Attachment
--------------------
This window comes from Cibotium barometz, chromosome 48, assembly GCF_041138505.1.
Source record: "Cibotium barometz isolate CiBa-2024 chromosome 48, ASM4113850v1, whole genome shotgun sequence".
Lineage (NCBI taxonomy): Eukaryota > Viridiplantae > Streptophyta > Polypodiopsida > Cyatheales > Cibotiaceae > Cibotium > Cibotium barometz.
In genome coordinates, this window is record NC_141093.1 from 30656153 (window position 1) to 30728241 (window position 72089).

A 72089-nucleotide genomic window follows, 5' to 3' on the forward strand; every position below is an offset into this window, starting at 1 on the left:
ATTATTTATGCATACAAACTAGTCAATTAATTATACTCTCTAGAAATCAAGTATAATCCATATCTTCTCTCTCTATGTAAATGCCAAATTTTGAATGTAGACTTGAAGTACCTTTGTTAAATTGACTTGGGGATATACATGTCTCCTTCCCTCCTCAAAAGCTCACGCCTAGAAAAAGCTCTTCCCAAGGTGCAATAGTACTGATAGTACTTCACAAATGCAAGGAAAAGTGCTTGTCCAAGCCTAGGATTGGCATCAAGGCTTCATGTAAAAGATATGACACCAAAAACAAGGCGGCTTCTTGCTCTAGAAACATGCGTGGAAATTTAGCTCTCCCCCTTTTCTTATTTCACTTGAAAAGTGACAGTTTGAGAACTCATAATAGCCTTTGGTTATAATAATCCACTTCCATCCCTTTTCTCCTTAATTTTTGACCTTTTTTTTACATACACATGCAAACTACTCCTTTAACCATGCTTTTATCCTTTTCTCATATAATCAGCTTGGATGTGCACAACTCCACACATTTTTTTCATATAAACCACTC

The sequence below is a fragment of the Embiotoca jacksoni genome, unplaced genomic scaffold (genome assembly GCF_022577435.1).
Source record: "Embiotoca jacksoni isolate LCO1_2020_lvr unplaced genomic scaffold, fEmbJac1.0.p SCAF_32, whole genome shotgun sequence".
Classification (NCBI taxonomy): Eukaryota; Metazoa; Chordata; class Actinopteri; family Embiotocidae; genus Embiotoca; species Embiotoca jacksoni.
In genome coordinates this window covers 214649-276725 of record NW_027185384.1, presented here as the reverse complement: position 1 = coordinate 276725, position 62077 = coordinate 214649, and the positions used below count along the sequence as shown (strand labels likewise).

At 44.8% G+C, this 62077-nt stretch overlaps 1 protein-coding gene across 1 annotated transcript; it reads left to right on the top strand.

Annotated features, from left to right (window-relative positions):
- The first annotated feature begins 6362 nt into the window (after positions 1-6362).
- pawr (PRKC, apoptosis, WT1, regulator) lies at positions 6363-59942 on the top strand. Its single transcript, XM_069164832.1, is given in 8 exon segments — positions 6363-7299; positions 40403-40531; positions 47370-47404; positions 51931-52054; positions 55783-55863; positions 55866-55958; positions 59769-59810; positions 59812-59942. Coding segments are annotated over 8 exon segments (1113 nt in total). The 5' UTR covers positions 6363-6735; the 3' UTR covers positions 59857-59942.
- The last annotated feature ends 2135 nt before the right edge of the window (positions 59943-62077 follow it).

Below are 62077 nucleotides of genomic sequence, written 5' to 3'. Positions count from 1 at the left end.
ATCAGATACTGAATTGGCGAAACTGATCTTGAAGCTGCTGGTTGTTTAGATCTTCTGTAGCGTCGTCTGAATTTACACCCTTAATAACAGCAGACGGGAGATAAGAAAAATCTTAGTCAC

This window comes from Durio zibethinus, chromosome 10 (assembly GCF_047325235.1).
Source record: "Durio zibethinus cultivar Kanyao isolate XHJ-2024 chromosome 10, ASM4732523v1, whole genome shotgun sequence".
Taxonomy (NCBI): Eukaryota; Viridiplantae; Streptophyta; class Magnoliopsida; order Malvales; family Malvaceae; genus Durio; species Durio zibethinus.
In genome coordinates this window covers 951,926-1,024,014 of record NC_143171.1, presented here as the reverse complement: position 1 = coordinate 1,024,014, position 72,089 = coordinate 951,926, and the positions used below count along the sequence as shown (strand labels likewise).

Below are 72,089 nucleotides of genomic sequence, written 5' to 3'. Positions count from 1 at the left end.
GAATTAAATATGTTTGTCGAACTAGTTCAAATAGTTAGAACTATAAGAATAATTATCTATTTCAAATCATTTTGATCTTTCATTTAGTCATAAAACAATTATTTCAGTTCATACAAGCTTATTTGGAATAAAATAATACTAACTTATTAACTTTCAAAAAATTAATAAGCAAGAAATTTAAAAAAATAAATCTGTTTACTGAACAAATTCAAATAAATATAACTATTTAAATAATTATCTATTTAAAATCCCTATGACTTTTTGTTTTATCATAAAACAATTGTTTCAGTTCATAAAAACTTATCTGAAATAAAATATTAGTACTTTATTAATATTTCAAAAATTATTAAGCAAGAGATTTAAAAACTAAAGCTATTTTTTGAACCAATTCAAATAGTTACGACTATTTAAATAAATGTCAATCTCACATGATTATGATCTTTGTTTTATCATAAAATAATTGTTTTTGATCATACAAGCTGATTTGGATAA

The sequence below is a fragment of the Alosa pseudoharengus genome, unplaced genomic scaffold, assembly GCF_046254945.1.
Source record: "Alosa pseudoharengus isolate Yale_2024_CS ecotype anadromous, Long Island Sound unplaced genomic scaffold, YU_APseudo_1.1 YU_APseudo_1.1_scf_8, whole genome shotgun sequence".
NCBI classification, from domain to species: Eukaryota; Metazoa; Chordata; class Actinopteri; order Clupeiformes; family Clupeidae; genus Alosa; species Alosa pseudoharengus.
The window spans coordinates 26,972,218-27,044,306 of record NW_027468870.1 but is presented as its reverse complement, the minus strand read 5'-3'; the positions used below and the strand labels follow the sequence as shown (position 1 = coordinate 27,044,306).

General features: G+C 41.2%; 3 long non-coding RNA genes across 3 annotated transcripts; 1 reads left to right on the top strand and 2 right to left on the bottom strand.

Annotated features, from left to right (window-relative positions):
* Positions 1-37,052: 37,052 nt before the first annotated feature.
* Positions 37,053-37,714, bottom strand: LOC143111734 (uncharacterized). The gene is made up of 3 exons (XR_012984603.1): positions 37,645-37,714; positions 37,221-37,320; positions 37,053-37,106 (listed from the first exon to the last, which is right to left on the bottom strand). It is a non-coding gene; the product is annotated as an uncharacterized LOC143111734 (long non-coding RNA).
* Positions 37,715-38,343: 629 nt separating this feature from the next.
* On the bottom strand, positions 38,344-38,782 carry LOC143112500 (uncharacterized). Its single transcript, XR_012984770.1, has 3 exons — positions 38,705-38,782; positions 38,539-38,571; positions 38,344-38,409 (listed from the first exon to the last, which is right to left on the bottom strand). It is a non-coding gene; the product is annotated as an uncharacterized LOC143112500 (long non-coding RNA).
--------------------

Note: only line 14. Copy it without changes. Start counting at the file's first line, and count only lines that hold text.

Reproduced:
- pawr (PRKC, apoptosis, WT1, regulator) lies at positions 6363-59942 on the top strand. Its single transcript, XM_069164832.1, is given in 8 exon segments — positions 6363-7299; positions 40403-40531; positions 47370-47404; positions 51931-52054; positions 55783-55863; positions 55866-55958; positions 59769-59810; positions 59812-59942. Coding segments are annotated over 8 exon segments (1113 nt in total). The 5' UTR covers positions 6363-6735; the 3' UTR covers positions 59857-59942.